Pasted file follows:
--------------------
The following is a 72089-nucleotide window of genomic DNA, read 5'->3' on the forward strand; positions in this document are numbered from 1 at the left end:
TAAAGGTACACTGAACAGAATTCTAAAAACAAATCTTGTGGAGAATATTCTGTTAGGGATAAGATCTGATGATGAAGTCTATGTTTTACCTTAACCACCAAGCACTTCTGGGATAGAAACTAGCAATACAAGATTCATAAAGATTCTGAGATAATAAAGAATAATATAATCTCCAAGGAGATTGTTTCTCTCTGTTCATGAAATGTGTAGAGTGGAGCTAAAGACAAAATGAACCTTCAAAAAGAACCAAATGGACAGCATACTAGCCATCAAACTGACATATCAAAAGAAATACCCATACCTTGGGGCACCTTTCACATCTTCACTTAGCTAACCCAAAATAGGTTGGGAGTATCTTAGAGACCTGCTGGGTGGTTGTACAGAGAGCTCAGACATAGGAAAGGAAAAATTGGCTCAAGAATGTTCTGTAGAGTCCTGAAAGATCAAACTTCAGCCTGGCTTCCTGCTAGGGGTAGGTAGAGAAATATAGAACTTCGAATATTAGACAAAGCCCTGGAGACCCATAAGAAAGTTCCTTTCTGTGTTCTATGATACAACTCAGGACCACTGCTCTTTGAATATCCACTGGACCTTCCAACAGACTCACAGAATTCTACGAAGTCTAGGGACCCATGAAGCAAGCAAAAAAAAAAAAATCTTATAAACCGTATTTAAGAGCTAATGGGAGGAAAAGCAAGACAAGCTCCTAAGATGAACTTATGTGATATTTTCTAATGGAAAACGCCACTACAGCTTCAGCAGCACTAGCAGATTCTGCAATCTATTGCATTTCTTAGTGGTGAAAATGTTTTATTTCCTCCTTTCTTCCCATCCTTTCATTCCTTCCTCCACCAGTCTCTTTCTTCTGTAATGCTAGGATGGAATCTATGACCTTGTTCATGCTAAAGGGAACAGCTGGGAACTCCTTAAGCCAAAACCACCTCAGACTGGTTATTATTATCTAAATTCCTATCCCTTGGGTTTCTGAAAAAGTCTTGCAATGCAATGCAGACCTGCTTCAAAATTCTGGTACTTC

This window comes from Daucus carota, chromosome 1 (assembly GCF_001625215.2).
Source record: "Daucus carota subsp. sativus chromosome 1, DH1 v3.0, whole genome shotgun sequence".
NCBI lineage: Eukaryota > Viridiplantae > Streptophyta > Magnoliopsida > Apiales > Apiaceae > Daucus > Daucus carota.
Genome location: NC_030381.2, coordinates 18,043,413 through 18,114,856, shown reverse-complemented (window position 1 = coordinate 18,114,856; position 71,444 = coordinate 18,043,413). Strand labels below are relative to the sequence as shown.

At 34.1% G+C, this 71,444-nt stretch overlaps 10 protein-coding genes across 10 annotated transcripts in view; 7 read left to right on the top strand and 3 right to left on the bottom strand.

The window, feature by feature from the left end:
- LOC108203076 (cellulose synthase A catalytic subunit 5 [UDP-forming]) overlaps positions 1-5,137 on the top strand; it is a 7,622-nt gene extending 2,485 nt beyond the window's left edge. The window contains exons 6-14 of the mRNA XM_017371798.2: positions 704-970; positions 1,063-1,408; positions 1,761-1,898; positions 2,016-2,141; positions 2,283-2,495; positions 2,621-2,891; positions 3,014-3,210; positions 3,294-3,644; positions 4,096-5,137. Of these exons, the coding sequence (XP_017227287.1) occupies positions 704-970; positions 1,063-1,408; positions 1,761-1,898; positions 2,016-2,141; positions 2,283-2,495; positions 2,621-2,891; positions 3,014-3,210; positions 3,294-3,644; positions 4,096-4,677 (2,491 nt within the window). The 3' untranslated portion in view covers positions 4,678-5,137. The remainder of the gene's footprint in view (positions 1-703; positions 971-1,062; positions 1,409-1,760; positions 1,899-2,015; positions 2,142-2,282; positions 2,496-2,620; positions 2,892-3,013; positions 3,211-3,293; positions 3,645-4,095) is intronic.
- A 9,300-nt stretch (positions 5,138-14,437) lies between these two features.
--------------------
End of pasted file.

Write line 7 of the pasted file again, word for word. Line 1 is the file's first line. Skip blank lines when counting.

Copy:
At 34.1% G+C, this 71,444-nt stretch overlaps 10 protein-coding genes across 10 annotated transcripts in view; 7 read left to right on the top strand and 3 right to left on the bottom strand.